Colonel Donald, accompanied by two German officers, endeavoured to obtain the surrender of the garrison still holding out in the Tribunale (law courts) in Trieste. He also led some armoured cars, tanks, and C Company of 22 Battalion to the 700-year-old fortified castle, the Castello San Giusto, on the hill in the centre of the city, where he left Major Cross2 to accept the surrender of the garrison while he himself returned to the Tribunale.
C Company was greeted at the castle about 5.30 p.m. by much indiscriminate shooting. The Germans fired a bazooka at one of the tanks, but missed. Yugoslav troops threatened to shoot anyone who went into the castle, but C Company passed through the gates and entered the courtyard, where the Germans were waiting. The garrison of 12 officers and 170 men was disarmed, and 13 Platoon took up positions previously occupied by the Germans. The castle was well stocked with ammunition and prepared for siege.
1 Divisional Cavalry, pp. 415–16.
Late in the evening the New Zealanders and Germans shared a meal. ‘From time to time members of Tito's partisans had called at the castle gate to demand entrance, but in vain. From houses on higher ground partisan snipers had been shooting at movement within the walls. The captured force now suggested with some enthusiasm uniting with the New Zealanders and fighting side by side if the situation grew worse. Major Cross, suddenly immersed in the intricacies and duplicities of peace, replied non-committally. Next morning the garrison, under escort, marched down the road to the waiting three-tonners. Howls of protest and anger rose from the demonstrating partisans and civilians, who demanded the prisoners. The New Zealanders saw the Germans off safely.’1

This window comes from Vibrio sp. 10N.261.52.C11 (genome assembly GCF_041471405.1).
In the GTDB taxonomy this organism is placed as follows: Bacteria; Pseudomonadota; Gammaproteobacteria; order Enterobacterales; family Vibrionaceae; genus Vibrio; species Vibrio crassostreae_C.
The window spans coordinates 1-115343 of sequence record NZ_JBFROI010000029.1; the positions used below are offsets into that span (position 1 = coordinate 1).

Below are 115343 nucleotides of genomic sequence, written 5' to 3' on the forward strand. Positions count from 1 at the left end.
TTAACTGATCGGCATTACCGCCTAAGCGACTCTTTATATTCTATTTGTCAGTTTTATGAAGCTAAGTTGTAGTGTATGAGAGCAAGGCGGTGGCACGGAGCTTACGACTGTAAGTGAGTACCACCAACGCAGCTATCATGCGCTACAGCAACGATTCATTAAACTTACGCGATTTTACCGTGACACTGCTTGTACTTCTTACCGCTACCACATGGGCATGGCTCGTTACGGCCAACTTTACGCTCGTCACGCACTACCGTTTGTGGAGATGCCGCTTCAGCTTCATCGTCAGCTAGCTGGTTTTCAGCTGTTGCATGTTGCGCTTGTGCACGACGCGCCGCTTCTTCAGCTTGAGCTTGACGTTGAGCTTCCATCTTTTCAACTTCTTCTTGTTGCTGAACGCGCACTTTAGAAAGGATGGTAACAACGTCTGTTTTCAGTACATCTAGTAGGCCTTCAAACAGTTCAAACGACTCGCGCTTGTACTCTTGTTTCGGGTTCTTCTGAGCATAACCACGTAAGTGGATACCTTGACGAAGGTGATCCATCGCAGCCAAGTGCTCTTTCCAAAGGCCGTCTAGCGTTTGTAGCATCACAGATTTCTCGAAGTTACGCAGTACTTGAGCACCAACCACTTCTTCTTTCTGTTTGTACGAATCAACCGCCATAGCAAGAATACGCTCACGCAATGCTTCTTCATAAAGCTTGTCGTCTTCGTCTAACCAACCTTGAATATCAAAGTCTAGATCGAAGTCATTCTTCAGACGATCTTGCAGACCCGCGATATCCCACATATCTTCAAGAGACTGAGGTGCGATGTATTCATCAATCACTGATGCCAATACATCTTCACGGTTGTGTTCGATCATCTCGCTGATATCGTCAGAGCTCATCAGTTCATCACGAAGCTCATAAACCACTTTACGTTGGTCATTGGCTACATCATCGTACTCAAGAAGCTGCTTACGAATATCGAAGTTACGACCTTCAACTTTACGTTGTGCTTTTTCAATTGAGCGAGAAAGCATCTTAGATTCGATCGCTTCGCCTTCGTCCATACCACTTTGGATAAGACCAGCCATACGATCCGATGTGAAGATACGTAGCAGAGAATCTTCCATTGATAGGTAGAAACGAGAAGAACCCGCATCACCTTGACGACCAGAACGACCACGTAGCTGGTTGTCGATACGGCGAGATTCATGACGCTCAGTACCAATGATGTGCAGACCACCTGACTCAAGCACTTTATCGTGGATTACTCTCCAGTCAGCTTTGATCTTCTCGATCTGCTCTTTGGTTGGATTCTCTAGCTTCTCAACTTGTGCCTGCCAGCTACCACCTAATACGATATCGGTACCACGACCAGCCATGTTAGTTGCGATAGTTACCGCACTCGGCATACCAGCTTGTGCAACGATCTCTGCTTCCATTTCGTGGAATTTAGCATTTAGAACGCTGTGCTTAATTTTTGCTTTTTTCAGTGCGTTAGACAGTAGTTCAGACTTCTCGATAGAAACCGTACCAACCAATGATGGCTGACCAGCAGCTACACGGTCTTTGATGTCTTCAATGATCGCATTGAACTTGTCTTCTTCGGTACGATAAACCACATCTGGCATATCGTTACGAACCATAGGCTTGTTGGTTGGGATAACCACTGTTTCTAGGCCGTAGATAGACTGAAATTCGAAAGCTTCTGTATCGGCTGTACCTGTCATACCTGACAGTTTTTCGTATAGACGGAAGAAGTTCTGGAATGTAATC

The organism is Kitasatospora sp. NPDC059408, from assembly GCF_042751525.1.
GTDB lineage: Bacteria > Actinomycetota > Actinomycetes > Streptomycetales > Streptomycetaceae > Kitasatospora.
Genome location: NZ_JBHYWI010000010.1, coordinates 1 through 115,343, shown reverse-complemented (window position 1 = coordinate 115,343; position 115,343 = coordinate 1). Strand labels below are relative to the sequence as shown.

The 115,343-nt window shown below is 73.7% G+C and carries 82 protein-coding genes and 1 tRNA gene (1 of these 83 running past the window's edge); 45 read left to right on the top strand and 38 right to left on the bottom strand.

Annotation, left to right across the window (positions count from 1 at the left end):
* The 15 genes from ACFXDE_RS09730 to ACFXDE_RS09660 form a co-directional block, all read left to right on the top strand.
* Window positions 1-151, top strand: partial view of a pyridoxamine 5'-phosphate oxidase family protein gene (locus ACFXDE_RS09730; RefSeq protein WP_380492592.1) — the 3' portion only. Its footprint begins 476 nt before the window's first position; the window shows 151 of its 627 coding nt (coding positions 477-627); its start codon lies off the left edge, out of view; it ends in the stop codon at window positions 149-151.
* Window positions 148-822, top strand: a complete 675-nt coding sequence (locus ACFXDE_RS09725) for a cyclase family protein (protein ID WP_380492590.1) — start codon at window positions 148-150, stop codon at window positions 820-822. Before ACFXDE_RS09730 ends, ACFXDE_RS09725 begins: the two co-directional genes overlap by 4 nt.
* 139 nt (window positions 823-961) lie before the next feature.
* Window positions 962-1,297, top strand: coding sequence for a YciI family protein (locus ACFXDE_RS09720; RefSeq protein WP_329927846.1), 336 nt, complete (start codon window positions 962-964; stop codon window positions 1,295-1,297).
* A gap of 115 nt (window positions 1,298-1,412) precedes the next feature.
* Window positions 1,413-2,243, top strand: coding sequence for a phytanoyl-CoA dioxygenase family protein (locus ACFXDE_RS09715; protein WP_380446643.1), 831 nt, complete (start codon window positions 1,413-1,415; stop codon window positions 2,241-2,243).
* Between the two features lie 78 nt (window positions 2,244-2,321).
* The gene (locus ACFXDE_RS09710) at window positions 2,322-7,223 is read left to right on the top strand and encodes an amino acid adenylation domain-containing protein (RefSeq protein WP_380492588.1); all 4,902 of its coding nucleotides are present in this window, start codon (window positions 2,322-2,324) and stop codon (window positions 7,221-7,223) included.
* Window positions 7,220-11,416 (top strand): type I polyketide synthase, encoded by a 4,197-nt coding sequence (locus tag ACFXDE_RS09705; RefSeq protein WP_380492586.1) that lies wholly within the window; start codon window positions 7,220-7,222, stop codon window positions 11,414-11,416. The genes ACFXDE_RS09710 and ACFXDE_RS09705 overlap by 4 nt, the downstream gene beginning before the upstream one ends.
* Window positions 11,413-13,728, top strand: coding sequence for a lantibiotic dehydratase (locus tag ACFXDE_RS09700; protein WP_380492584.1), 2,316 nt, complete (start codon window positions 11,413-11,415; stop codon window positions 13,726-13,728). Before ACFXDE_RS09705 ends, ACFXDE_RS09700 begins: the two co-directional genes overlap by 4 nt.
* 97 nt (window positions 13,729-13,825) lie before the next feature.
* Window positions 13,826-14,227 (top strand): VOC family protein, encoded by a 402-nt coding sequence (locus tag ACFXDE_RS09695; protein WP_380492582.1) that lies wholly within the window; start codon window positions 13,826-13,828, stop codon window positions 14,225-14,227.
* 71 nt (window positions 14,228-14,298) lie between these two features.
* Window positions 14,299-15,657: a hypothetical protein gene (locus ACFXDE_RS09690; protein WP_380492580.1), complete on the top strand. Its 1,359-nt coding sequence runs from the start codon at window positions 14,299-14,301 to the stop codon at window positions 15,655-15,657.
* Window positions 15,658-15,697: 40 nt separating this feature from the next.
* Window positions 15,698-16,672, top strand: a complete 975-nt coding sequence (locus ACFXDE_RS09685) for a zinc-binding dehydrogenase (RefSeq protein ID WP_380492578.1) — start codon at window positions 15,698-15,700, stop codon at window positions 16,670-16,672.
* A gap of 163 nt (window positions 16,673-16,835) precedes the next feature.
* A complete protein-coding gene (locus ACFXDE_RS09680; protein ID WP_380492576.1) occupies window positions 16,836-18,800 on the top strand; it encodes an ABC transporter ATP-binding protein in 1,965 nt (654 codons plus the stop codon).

At the Tribunale Donald could not persuade the garrison commander to surrender; he was an SS officer who ‘was still humbugging undecidedly and was apparently under the influence of alcohol.’2 Donald therefore arranged with the Yugoslav commander that tanks of C Squadron of 19 Regiment and C Squadron of the 20th would surround the building and give it a 20-minute pounding with their guns and Brownings. First the square was cleared of all troops and civilians, and at 7 p.m. 18 tanks at ranges of from 20 to 50 yards blew gaping holes in the walls and through the windows of the Tribunale. The Germans took shelter in the cellars and had few casualties, but the Yugoslavs entered the building and by morning had rounded up some 200.